In Jung's view, his results fortuitously
imitate astrological expectation and therefore constitute a
synchronistic phenomenon. The archetypal background to this
synchronicity he finds indicated by the lively interest taken in the
experiment by himself and his co-worker. Rejecting as primitive and
regressive the hypothesis of magical causality, he concludes that if
the connecting principle between astrological expectation and the
results obtained is not causal, it must consist in meaning.
Jung surveys a range of traditional views - Oriental and Western; primitive, classical, medieval and Renaissance - which express the possibility of there being a realm of transcendental, objective, or 'self-subsistent' meaning. In particular, he looks at the notions of Tao, microcosm and macrocosm, sympathy, correspondence, and pre-established harmony.
He also notes that the idea of
self-subsistent meaning is sometimes suggested in dreams.
According to Jung, synchronicity 'makes possible a whole judgment' (Jung 1952: 512) by introducing the 'psychoid factor' (Jung 1952: 513) of meaning into one's description of nature. It thereby also helps bring about a rapprochement between psychology and physics. More specifically, the psychoid factor at the basis of synchronicity is the archetype - a factor which Jung proceeds to characterize.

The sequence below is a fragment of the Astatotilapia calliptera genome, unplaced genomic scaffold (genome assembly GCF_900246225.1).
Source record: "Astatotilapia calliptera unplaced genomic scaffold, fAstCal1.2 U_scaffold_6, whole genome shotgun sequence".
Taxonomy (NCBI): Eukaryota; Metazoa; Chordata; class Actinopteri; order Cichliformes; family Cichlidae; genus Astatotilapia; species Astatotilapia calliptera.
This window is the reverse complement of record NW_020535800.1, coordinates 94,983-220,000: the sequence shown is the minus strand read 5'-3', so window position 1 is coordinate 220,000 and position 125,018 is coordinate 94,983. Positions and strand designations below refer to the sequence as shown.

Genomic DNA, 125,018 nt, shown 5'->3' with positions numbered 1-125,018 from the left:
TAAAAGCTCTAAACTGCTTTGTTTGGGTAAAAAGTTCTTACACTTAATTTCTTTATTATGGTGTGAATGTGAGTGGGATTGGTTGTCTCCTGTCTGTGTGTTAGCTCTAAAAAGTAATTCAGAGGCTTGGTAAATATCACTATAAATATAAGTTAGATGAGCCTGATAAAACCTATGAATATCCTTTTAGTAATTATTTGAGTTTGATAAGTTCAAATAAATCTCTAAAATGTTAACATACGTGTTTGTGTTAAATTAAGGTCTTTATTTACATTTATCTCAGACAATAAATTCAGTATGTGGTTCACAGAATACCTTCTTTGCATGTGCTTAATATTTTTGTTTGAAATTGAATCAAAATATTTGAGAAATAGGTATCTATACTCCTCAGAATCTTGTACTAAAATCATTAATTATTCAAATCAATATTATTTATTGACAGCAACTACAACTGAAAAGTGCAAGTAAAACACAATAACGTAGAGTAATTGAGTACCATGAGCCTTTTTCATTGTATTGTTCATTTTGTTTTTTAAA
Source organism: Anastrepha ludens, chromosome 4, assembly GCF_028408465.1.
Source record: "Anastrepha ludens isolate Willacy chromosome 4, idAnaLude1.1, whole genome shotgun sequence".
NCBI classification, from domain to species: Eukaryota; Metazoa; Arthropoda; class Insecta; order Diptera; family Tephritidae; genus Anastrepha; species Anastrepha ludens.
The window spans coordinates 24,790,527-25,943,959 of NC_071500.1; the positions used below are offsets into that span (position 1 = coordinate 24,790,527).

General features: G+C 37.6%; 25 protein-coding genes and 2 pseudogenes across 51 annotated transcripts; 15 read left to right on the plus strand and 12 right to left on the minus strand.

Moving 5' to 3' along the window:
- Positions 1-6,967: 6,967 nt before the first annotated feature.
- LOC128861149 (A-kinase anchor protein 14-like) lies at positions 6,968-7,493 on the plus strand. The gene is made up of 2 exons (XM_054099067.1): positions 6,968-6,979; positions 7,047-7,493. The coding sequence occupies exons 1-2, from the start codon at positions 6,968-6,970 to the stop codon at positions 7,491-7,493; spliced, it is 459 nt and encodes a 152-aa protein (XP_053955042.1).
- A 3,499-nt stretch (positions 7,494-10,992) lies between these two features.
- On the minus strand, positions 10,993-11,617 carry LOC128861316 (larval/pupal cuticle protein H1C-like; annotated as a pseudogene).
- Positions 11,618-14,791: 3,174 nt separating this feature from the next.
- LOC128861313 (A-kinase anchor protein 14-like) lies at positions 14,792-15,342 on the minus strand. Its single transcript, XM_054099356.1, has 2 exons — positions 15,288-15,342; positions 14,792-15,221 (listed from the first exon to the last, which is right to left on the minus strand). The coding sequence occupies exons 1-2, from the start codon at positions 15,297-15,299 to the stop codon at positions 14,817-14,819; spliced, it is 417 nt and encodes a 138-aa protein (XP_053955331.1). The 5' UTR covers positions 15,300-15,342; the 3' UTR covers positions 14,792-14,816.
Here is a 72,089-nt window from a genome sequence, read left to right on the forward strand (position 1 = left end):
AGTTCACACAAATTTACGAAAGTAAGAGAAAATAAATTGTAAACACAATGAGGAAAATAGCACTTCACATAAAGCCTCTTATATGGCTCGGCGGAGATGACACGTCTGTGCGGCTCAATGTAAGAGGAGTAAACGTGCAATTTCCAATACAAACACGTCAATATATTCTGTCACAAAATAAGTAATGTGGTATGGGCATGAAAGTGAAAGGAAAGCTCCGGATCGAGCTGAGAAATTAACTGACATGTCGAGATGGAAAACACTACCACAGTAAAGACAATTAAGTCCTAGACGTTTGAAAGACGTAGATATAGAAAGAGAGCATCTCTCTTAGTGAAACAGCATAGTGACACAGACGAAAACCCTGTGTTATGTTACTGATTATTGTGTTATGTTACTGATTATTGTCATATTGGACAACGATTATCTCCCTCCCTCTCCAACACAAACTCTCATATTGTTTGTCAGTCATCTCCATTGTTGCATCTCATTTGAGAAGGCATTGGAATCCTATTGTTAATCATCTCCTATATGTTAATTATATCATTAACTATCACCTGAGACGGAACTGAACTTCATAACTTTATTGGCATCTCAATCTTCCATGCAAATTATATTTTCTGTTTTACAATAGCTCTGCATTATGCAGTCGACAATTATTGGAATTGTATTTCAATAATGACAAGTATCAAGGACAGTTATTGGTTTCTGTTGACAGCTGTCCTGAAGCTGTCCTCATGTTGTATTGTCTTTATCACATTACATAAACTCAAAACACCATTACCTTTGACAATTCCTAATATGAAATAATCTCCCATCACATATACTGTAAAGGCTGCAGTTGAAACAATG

Archetypes provide the shared meaning by virtue of which two events are considered to be in a relationship of synchronicity. They cannot be determined with precision and are capable of expressing themselves in physical as well as psychic processes. They manifest their meaning through whatever psychic and physical content is available, but might equally well have manifested the same meaning through other content.
They represent psychic probability, making it likely that certain types of events will occur but not enabling one actually to predict the occurrence of any particular event. At this point Jung introduces the broader category of general acausal orderedness, of which meaningful coincidence experiences are considered to be one particular instance.